Rupert Holmes explains how electric bilge pumps work and why performance doesn't always meet expectations

We all know that effective bilge pumping arrangements are essential for safety at sea, yet a surprising number of boats are lacking in this respect.

Automatic electric pumps often sound like the ideal solution, but many installations fail to live up to expectations. One of the reasons is that real-life installations are often much less powerful than the pump’s specifications on paper might suggest.

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A key issue here is that rated performance is often given at the pump outlet, not where the water exits the hull of the boat. If bilge water has to be lifted 3ft to get it out of the boat the flow rate will be reduced by 30%.

Equally friction in the pipework – especially where reinforced corrugated pipe is used – can account for a further 20-30% reduction. In addition, flow rates are often quoted for 13.5V of power reaching the pump, but that’s only likely to happen with the engine running. If the service batteries are half-discharged at around 12.2V there will be a further reduction in flow.

When these three factors are added together it’s not unusual to see real-life pump outputs of only 40% of the rated figure, even for good installations.

If there are long pipe runs with lots of elbows, or undersized/corroded wiring to the pump, output may not even reach 25% of the rated flow. And if the pump rating is for US (rather than imperial) gallons then flow rates will be even lower than owners on this side of the Atlantic might expect.

A second problem with standard leisure automatic pumps is that there’s no warning until something has gone badly wrong. In times gone by we would count the number of strokes needed to empty the bilge with a manual pump at the change of each watch. Any developing problem would therefore come to light at an early stage.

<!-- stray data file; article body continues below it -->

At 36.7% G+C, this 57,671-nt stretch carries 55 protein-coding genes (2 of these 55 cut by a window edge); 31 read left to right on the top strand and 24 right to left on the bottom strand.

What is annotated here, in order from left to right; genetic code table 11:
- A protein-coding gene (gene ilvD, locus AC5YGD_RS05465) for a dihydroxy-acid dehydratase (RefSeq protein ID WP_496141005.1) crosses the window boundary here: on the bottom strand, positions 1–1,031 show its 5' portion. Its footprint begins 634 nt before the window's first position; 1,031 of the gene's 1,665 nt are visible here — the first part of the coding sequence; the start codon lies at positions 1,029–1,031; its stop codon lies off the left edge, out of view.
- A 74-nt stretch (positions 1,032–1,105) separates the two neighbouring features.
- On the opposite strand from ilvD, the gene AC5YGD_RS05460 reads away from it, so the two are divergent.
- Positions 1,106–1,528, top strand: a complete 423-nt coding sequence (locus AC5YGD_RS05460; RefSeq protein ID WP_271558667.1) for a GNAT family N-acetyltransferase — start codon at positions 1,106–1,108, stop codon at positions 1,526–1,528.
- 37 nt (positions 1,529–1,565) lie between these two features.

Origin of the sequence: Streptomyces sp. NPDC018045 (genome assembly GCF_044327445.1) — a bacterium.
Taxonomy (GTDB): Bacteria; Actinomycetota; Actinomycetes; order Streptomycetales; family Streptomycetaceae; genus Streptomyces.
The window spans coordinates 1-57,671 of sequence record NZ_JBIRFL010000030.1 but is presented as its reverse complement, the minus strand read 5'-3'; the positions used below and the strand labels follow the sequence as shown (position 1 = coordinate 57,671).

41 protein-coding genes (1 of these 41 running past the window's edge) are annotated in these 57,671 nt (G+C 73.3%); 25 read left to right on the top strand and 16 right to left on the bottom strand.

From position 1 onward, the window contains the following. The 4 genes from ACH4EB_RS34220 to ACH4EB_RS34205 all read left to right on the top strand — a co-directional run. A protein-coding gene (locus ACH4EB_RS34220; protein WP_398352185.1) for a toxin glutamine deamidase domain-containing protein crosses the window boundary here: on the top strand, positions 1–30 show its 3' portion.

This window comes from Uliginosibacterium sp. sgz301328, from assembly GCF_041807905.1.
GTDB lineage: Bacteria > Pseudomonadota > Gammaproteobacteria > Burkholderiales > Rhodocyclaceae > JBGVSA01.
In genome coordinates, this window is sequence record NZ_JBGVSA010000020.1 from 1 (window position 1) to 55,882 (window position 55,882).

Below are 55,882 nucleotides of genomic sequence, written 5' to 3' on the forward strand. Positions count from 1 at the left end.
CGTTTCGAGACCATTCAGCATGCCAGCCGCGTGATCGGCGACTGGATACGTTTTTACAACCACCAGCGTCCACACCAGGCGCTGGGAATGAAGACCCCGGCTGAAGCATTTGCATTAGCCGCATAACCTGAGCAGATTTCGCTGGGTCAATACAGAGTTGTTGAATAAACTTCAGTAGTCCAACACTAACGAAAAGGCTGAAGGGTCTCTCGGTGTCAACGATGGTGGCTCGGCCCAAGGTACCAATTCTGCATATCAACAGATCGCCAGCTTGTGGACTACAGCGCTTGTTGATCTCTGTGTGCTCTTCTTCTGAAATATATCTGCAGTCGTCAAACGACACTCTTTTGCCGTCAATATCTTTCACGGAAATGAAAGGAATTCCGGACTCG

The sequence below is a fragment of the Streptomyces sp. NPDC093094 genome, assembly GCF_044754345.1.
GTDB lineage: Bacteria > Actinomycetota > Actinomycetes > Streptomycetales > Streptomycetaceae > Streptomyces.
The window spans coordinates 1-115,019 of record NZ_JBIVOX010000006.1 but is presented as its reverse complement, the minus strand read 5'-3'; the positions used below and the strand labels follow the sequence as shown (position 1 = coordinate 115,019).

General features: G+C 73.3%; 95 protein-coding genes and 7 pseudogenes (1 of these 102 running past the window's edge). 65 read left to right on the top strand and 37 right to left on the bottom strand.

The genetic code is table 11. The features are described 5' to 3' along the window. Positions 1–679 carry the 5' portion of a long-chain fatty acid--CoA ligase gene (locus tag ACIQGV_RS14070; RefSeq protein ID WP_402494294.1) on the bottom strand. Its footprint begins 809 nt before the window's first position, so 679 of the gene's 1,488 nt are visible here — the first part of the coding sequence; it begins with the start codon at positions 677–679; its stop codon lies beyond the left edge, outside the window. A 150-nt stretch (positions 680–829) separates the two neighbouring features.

However, if an electric pump deals with small ingresses of water without fuss you don’t have advance notice of a developing problem until the pump can no longer keep up with the ingress, or the vessel’s batteries run flat. By contrast, many commercial fishing vessels have been saved thanks to their mandatory bilge alarms.

Bilge water alarms

In many yachts it’s a straightforward enough job to fit an alarm. An existing set-up could be adapted, for instance, by wiring a low-cost buzzer to the float switch so that the alarm sounds when the pump operates. However, a separate alarm system is a better option, as this will function even if the pump’s float switch fails.

There are also cost-effective options for sensors, starting at £120, that will automatically ping a message to your mobile phone or email when the alarm is activated. Examples of remote monitoring sensors include Blueguard, Chargemetrix and Yacht Sentinel.

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Emergency pumps

It’s also important to remember that bilge pumps are only really intended as a convenience for emptying incidental water ingress, not for emergency situations. That’s why World Sailing has introduced a requirement for longer offshore races, plus cruising events such as the ARC, to carry a high-capacity emergency pump.

This needs to have a minimum rated capacity of 200lt per minute (ie 3,160 US or 2,650 imperial gallons per hour) and can be either portable or permanently installed. Products such as Rule’s 3700 and  Rule’s 4000 models, and the largest of Whale’s Orca 3000 satisfy this requirement. Prices typically start from around £165.

For more advice on buying a bilge pump, ASAP Supplies is very helpful.